“They’re putting all their bags outside the country,” said Triplett in a phone interview. He noted that a huge number of people within the Chinese elite have children attending U.S. universities, many have business ties with U.S. companies, and many more have friends and family living in the United States.
Triplett said if Chinese officials suddenly called all their kids home, “then I would get very worried.”
The guessing game about China’s intentions is something the Chinese regime has made necessary, according to Fisher.
The Chinese regime does not reveal anything about its disposition on nuclear weapons systems. “We know of them, and we can see them from on high or when they’re revealed on parades, and there are propaganda press offerings in the Chinese military media, which occasionally show images of these systems,” Fisher said. “But China as a policy rejects the notion that transparency leads to stability, and thereby safety.”
For example, a photograph of a new off-road missile launch truck was recently published in the People’s Liberation Army Pictorial, a Chinese military magazine. It said very little about the 16-wheel ballistic missile launch truck, and Western analysts were left guessing at its capabilities by piecing together what else is known about the Chinese regime’s nuclear programs.
While there are credible rumors the Chinese regime will soon deploy a new submarine-based nuclear launch system, the Chinese regime has said little about its new long-range DF-41 ballistic missile aside from confirming it held tests in December 2014. Then, there are the satellite images of the Chinese regime’s mysterious “Underground Great Wall” nuclear facilities, which are believed to contain 2,000 miles of tunnels, yet again leaving experts guessing.
“How much can you stuff into 3,000 kilometers (1,864 miles) of tunnels and caves?” Fisher said. “I would say a hell of a lot more than the roughly 250 or 300 nuclear weapons that most Western analysts credit the Chinese with possessing.”
“The Chinese simply make any kind of rational nuclear relationship impossible because of their tied down, absolute insistence on no transparency, thereby benefiting maximally from the deterrent effect of uncertainty on the side of their adversaries,” Fisher said.
“The Chinese also take a risk,” he said. “The less we know, the more we presume, and thus it’s possible to vastly overestimate China’s potential and thereby spark a buildup on our side.”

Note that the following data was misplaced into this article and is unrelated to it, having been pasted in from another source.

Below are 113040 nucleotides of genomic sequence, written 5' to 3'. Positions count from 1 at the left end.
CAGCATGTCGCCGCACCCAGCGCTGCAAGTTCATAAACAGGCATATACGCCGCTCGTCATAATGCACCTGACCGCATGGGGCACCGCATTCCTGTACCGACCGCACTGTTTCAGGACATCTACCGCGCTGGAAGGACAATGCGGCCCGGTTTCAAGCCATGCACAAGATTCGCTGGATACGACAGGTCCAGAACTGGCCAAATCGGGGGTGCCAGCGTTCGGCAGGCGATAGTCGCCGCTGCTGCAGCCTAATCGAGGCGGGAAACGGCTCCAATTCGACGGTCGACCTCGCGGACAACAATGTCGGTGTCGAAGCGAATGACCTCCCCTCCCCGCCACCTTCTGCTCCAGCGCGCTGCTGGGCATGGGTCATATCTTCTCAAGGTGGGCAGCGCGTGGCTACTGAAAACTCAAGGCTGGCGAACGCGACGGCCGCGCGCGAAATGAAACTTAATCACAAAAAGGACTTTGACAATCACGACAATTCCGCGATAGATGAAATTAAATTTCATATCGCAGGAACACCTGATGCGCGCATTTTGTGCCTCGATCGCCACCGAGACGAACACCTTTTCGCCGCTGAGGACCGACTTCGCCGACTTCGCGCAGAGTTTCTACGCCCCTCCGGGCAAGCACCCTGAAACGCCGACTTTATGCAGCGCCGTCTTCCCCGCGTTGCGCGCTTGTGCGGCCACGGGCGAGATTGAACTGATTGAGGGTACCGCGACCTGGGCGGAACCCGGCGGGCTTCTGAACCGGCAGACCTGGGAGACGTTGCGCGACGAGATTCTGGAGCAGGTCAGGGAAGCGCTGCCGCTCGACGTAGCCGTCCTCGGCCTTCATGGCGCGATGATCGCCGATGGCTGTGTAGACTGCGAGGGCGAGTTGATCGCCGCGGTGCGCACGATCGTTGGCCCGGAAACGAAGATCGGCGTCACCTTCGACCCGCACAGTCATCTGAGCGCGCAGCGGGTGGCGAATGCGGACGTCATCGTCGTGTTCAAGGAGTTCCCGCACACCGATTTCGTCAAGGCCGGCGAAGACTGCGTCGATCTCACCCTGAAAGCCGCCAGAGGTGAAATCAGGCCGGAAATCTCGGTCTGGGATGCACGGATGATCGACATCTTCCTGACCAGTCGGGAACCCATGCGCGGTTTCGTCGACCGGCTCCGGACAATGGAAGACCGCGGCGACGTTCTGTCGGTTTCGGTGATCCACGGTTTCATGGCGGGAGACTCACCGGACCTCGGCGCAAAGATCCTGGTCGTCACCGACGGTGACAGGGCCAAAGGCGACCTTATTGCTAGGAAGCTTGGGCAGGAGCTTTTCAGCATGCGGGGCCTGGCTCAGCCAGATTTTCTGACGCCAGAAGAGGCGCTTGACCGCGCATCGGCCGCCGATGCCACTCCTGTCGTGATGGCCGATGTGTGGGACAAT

There are similar lacks of clarity with Russia on nuclear programs. The United States and Russia have been negotiating on nonstrategic nuclear weapons, yet according to a report from the nonpartisan Government Accountability Office, “the two nations have not moved forward with efforts to negotiate limits on these weapons.”
The negotiations are at a standstill, as Russia has stated “it will not even begin the process until the United States removes its nonstrategic nuclear weapons from bases in Europe.”
The Obama administration has set its eyes on reducing the U.S. nuclear arsenal. The New Strategic Arms Reduction Treaty (START) between the United States and Russia went into effect on Feb. 5, 2011. Under the agreement, both countries allow inspections of nuclear sites, disclose numbers and locations of weapons systems and facilities, and requires both countries to reduce their strategic nuclear missile launchers in half. It does not, however, restrict the number of stockpiled nuclear warheads.
Thus, the situation stands that while the United States is actively reducing its nuclear arsenal, and subjects its nuclear programs to heavy oversight both public and private, U.S. adversaries have been going the other way.
A Complex Buildup
While the overall picture of nuclear buildup looks threatening, according to Hans Kristensen, director of the Nuclear Information Project at the Federation of American Scientists, it looks much less aggressive when viewed in context.
All nuclear states are modernizing, said Kristensen in a phone interview, and these efforts come in waves. The United States updated its nuclear weapons systems in the 1990s and early 2000s when it introduced the Ohio-class submarines and armed them with Trident-class nuclear missiles.
“In the ’90s we also introduced the B2 bomber, and in the latter part of the 2000 decade, we initiated this whole overhaul of the land-based nuclear fleet,” Kristensen said.
He acknowledged that while Russia and China are now increasing their nuclear arsenals, these also need to be viewed in context.
“Russia, when they came out of the Cold War, they were down on their knees, to put it lightly,” he said, noting it wasn’t until the late ’90s that Russia began replacing its dilapidated Soviet weapons systems.
Kristensen said part of Russia’s production of nuclear weapons is also related to its military budget, which had become so desperate “that people in the military didn’t get their salary.” He said budget constraints have prevented them from building up their military, so instead “they have focused on building up their nuclear forces.”
With the Chinese regime, they assessed that U.S. or Russian strikes, even without the use of nuclear weapons, could easily destroy any known nuclear facilities. Kristensen said, “they believe their silos were so vulnerable to disarming strikes that they started looking at underground sites and mobile sites.”
According to Fisher, however, the largest concern isn’t so much about numbers. The concern is about political openness and whether the United States is adapting its defenses to the current developments now taking place in Russia and China.
“As Russia and China walk down the road toward military coordination or an alliance for military cooperation,” he said, “the burden for maintaining the challenge of a sufficient capability for assured retaliation on the part of the United States increases greatly.”